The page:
West Virginia University, with its statewide institutional presence, resides on land that includes ancestral territories of the Shawnee, Lenape (Delaware), Haudenosaunee (Seneca, Cayuga, Onondaga, Oneida, Mohawk, Tuscarora), Cherokee, and many other Indigenous peoples.
In acknowledging this, we recognize and appreciate those Indigenous nations whose territories we are living on and working in. Indigenous peoples have been in the land currently known as West Virginia since time immemorial.
It is important that we understand both the context that has brought our university community to reside on this land, and our place within this long history.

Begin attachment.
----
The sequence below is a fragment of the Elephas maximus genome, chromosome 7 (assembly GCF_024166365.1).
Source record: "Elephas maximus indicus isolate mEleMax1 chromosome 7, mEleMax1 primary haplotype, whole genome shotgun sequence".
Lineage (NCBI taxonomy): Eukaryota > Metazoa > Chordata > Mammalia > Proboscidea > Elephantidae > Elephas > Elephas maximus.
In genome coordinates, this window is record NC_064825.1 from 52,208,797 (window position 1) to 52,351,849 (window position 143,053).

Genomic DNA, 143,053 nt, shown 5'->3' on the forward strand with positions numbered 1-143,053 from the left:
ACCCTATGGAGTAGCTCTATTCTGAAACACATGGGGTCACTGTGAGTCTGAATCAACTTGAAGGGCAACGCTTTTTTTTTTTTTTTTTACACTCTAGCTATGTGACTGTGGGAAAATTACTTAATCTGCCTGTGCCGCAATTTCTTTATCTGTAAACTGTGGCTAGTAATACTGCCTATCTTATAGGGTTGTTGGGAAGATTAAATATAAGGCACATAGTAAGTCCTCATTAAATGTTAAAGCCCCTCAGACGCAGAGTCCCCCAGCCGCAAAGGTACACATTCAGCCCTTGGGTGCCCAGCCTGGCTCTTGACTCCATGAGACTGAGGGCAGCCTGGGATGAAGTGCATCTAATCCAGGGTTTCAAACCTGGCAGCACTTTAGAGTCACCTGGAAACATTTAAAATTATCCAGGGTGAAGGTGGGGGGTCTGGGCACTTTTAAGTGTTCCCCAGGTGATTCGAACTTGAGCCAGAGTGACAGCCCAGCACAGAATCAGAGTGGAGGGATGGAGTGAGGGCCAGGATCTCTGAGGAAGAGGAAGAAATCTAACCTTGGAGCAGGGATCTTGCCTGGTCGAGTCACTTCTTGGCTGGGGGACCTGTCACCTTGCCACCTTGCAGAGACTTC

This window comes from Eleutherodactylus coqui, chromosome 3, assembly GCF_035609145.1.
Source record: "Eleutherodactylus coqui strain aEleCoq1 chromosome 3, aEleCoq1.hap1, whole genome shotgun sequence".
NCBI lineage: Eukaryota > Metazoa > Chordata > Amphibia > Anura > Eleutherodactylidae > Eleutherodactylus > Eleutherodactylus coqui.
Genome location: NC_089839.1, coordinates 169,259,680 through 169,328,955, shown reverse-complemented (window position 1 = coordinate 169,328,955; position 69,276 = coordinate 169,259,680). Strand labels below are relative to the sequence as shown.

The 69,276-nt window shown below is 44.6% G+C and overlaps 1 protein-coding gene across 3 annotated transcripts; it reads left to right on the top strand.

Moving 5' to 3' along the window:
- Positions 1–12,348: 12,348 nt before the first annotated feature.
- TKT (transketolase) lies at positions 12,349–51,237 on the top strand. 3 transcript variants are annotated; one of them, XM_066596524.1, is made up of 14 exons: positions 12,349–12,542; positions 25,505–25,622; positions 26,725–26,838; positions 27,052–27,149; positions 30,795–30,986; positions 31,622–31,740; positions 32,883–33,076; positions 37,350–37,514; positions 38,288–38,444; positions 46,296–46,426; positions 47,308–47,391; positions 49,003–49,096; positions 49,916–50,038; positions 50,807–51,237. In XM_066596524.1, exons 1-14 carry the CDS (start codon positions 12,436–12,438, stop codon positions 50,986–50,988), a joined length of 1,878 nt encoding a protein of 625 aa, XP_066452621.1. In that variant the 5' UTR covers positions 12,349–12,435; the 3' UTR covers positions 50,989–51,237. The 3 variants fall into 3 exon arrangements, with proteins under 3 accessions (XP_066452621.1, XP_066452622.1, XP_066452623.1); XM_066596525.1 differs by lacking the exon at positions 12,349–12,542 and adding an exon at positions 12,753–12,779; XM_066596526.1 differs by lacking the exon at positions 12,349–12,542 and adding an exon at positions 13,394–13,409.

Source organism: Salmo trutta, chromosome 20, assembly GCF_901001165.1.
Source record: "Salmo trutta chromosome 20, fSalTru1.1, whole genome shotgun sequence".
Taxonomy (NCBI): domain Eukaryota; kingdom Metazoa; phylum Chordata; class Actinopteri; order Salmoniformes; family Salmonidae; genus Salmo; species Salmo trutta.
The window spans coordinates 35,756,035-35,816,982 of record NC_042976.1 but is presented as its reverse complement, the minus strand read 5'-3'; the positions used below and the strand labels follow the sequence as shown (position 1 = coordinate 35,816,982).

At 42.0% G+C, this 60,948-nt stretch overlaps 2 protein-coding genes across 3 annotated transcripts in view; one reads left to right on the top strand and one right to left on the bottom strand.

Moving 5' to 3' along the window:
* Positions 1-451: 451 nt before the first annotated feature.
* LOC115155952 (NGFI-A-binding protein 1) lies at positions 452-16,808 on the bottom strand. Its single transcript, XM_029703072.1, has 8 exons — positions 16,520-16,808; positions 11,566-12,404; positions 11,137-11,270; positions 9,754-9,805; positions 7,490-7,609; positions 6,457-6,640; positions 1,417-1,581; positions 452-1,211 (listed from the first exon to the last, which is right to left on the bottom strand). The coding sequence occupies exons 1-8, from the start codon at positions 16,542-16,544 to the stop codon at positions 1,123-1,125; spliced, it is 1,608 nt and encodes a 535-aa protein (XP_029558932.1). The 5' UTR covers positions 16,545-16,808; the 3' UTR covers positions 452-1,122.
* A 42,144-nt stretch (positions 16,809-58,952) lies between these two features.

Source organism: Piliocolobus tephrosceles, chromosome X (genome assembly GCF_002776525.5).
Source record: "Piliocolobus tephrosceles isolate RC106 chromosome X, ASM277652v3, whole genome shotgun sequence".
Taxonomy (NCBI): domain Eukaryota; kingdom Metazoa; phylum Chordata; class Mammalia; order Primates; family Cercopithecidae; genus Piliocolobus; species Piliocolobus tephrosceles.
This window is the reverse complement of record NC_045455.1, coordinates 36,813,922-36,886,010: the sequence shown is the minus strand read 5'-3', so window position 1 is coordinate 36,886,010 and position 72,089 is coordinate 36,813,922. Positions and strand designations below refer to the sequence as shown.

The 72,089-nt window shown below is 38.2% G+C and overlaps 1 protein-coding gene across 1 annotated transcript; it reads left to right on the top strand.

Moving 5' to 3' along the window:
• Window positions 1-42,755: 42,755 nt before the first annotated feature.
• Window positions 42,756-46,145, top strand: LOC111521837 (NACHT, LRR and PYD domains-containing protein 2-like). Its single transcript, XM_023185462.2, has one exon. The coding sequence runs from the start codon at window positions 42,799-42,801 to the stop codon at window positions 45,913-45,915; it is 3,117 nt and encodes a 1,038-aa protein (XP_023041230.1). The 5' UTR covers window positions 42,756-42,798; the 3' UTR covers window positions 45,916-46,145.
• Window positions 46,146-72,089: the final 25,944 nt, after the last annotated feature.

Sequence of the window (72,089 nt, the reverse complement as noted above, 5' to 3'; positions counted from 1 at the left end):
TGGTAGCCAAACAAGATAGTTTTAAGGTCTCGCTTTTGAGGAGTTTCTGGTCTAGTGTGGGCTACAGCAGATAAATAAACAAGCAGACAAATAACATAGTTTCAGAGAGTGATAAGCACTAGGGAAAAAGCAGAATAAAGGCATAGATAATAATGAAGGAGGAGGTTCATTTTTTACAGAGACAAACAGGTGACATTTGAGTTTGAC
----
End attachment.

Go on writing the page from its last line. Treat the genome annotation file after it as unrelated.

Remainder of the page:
We also recognize that colonialism is a current ongoing process, and as scholars seeking truth and understanding, we need to be mindful of our present participation in this process.
(Developed Fall 2019 w/input from NAS Committee members, especially Dr. Charlotte Hoelke, and after NAS Program consultation with tribes, to be read at NAS public events and included in NAS syllabi, and shared with others, including WVU Humanities Center, Morgantown Human Rights Commission, et al. This statement can and should be modified as circumstances dictate, to be as inclusive, relevant, and accurate as possible. Bonnie M. Brown, NAS Coord.)